Pheromones “Down Under”

by Pat Kelley, BCE, Vice President

Dr. Daglisch’s group studied both the seasonal and spatial patterns of these beetles. They did this by counting beetle numbers captured in traps containing the aggregation pheromones of the different beetles. The traps were placed at grain storage sites and non-storage (natural) sites. The seasonal studies showed that even in this very warm country, neither the lesser grain borers nor the red flour beetles take flight in the cooler winter months. When temperatures rose above 25° C (77° F), the flight activity began and the beetles could potentially fly up to a distance of one kilometer (.62 miles). In Greg Daglisch calls himself an “Applied Entomologist”. Working as the Principle Research Scientist with the Queensland Department of Agriculture, Fisheries and Forestry (DAFF) in Australia, Daglisch has become an expert in postharvest grain biosecurity and has worked extensively with stored product beetles in the “Land Down Under”.

As an invited guest speaker at this year’s 12th Fumigants & Pheromones Conference in Adelaide, Australia, Daglisch told the international crowd that he is always looking for ways to exploit pest insects in the Australian grain industry. He has done this in part through the trapping studies of three prominent pest beetles: the lesser grain borer, Rhyzopertha dominica, red flour beetle, Tribolium castaneum and rusty grain beetle, Cryptolestes ferrugineus.

Pheromones Down Under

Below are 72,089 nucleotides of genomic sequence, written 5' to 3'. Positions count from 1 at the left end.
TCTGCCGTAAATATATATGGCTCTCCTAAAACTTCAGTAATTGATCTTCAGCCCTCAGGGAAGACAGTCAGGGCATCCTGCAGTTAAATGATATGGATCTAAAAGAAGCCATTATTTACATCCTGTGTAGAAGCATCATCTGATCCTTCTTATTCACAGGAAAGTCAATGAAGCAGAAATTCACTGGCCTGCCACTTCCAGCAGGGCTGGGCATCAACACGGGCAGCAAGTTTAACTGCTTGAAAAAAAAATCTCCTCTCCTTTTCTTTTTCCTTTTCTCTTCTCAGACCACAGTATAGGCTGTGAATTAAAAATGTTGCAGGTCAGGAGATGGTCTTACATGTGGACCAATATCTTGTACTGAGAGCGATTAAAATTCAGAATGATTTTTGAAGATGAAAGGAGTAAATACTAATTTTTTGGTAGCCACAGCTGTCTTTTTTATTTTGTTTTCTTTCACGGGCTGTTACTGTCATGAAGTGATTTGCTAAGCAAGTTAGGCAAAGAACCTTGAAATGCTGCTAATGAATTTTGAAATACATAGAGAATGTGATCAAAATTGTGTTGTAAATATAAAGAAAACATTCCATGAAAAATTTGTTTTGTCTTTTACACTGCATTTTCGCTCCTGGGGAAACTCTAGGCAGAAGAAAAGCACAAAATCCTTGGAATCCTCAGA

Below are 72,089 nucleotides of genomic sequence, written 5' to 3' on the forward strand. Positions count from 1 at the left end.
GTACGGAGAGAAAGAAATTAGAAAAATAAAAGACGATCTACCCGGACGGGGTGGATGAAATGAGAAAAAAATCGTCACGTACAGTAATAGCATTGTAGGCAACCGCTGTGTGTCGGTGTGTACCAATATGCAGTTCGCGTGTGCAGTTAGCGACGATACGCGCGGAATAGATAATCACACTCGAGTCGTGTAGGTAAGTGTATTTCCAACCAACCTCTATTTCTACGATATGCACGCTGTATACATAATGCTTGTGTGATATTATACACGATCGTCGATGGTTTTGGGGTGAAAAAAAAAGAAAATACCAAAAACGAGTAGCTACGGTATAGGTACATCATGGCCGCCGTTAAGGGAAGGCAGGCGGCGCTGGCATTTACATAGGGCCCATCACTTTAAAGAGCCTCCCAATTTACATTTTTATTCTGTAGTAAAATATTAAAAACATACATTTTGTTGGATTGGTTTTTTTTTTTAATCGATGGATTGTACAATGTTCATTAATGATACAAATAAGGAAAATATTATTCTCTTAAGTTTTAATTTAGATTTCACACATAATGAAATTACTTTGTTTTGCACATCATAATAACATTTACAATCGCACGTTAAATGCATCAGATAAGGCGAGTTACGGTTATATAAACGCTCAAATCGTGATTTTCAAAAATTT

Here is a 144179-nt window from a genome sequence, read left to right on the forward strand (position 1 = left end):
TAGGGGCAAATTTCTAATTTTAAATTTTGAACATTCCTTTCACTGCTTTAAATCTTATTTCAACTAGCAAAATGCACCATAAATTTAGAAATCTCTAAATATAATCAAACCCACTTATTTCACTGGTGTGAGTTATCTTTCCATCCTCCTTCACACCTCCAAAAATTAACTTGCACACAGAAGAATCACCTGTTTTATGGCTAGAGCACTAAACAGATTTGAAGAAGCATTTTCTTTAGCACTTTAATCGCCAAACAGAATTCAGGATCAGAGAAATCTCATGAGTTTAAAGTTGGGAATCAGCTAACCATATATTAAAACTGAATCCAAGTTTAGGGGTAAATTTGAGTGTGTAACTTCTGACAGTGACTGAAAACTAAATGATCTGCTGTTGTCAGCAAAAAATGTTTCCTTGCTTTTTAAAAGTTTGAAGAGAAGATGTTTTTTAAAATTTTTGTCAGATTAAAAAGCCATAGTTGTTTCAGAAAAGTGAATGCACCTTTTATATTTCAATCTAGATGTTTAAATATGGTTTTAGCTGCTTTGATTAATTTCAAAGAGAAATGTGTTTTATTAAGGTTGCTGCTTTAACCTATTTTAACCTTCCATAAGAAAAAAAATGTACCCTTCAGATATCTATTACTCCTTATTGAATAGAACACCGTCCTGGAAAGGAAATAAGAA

Daglisch’s group studied both the seasonal and spatial patterns of these beetles. They did this by counting beetle numbers captured in traps containing the aggregation pheromones of the different beetles. The traps were placed at grain storage sites and non-storage (natural) sites. The seasonal studies showed that even in this very warm country, neither the lesser grain borers nor the red flour beetles take flight in the cooler winter months. When temperatures rose above 25° C (77° F), the flight activity began and the beetles could potentially fly up to a distance of one kilometer (.62 miles). In Australia, the ability of these beetles to fly and disperse during 9+ months of the year, allows the spread of phosphine resistant strains over a considerable portion of the country.

As a means of science helping industry, a big part of Daglisch’s job is spreading the word to farmers that these beetle species (both resistant and non-resistant strains) can fly relatively far distances. They can fly into grain silos from neighboring silos or they can even fly in from nonstorage sites like forests and fields. A key part of preventing grain loss in Australia comes through the education of people involved in the grain industry. Farmers must know that when flight activity begins, there is an immediate increase in infestation pressure. They must also know that flight activity can begin long before the harvest and they should prepare for that. It becomes a matter of not “if” but “when” the beetles will arrive.

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